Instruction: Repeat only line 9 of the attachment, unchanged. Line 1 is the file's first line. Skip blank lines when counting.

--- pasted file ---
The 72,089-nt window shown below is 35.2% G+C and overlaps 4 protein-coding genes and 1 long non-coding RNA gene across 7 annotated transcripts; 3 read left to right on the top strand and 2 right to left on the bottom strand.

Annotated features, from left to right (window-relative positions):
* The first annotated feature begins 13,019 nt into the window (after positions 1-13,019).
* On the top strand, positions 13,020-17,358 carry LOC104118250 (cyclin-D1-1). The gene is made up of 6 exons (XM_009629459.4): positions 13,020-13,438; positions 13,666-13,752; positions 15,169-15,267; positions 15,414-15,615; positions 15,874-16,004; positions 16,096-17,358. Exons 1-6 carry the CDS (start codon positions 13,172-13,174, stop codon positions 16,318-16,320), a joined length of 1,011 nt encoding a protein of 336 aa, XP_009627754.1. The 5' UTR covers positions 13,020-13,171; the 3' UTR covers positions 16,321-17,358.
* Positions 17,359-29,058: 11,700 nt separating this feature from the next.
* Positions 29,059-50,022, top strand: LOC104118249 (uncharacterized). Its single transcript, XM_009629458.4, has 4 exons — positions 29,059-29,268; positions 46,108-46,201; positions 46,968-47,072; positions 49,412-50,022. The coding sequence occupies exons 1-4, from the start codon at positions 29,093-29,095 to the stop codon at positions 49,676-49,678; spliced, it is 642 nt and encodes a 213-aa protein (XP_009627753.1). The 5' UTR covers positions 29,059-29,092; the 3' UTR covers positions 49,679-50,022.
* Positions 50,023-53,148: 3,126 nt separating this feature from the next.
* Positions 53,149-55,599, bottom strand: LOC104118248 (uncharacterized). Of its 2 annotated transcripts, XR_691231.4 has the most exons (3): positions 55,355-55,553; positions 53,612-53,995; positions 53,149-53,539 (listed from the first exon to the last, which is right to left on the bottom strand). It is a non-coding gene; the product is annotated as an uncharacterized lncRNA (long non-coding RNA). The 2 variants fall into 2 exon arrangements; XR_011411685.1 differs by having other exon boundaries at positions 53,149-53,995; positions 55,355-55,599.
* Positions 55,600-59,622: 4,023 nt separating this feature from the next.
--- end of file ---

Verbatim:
* Positions 55,600-59,622: 4,023 nt separating this feature from the next.